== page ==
New Building Regulations You Need To Know About

Learn more about the recent building regs changes

This year new building regulation have changed yet again, impacting thousands of new build homes and many existing properties too. These changes will have a large influence in the sphere of property building and property development as they strive to meet these new requirements. Everyone from self-builders to large development companies, extenders and even property renovators will feel the effects of these changes, and will change how buildings are constructed, renovated and maintained in the decades to come.  
The changes which came into force in June 2022 were first outlined at the end of 2021, and a large £6.6m investment has been set aside to improve how energy efficient buildings made in the UK are. A whopping 40% of all energy consumed in the UK comes from supplying energy in the form of electricity and heating to homes. 
In a bid to reduce this, the government declared this figure must come down drastically, and so from June 2022 the new regulations came into place that every new home built has to produce a third less carbon dioxide than is currently happening. 
Not only does this apply to new buildings being created, but those in the home renovation business too must adhere to the rules, by reducing energy and emissions of carbon on each project. If you had already started your renovations before this date then the rules may not apply to you, it all depends how much of the reconstruction work has already been completed.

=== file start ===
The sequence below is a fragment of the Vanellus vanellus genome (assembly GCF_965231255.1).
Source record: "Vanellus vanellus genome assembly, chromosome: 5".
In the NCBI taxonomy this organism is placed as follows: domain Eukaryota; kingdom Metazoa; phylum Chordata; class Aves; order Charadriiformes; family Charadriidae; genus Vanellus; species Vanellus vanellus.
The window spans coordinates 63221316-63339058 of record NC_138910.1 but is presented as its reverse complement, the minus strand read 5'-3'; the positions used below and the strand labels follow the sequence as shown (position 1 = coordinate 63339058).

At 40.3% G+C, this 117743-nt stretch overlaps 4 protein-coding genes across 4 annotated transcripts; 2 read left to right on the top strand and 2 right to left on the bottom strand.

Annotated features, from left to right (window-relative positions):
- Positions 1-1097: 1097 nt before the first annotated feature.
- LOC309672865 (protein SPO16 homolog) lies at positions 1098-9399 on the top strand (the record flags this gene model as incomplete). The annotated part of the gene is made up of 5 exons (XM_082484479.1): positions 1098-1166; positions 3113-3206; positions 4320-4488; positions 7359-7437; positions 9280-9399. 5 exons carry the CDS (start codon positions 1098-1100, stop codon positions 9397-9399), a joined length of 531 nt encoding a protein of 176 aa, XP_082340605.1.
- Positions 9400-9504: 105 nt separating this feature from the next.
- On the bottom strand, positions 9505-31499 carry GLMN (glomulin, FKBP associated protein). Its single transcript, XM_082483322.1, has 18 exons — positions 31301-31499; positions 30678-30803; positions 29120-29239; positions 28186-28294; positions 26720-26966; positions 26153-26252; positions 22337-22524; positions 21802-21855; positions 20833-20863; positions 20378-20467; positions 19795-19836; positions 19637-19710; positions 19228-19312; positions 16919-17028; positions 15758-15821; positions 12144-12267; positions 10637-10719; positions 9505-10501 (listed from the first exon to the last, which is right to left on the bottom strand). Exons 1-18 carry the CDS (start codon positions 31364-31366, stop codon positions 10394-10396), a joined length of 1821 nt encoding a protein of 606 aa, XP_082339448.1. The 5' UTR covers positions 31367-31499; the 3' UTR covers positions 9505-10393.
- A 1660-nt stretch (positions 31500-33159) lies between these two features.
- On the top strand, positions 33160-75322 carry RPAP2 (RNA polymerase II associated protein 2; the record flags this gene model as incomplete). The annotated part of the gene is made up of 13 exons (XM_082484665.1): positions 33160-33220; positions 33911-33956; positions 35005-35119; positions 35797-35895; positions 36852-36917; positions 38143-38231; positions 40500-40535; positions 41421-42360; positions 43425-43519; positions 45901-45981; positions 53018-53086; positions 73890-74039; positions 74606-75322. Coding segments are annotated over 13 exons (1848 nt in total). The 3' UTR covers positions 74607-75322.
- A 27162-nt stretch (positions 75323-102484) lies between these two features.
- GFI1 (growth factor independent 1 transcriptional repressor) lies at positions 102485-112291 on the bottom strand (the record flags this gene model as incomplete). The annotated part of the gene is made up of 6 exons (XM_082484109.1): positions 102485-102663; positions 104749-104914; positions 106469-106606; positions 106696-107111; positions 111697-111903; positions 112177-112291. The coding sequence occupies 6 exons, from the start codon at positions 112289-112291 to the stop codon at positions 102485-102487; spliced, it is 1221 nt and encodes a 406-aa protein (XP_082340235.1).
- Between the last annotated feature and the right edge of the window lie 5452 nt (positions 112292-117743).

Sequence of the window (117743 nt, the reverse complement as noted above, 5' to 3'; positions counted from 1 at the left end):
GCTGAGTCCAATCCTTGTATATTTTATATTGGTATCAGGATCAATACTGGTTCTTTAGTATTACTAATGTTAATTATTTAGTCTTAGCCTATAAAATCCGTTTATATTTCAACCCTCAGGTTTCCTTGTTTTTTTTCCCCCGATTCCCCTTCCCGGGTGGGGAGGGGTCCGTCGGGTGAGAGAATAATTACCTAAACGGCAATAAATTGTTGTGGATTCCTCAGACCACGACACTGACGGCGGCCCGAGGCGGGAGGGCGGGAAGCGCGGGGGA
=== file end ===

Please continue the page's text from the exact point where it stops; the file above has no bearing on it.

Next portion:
The new changes were brought in by the newly created DHLUC (Department for Levelling Up, Housing and Communities) which is aiming to set Britain on target to hit its target of net zero in line with other countries who have made similar pledges. It will also very likely function as a bridge to the Future Homes Standard which is due to be introduced in 2025. 
Here is a rundown of everything important you should know about these new building regulations, and how they can influence your developments. 

So, which building regulations have actually been affected?

Let’s take a look at how you can make the most of these new regulations and stay on the right side of the law whether you are a renovator or self-builder. At the end of the day, it does look like yet another layer of red tape to wade through, however the quality of properties is going to be improved with the introduction of these rules which can only be for the good. 

PART L - Insulation

This section deals with how both power and fuel are conserved in a home, and this new legislation to Part L relates to how insulated a property is. This will now undergo a different procedure of inspection and assessment known as SAP10. 
Self-builders must now conduct a range of audits on the site to verify that the plan details have been successfully implemented as planned, and this needs to be backed up with photographic evidence. Thermal bridging is no longer encouraged, and the U-value of a property has also been raised to make sure it is retaining the heat it generates.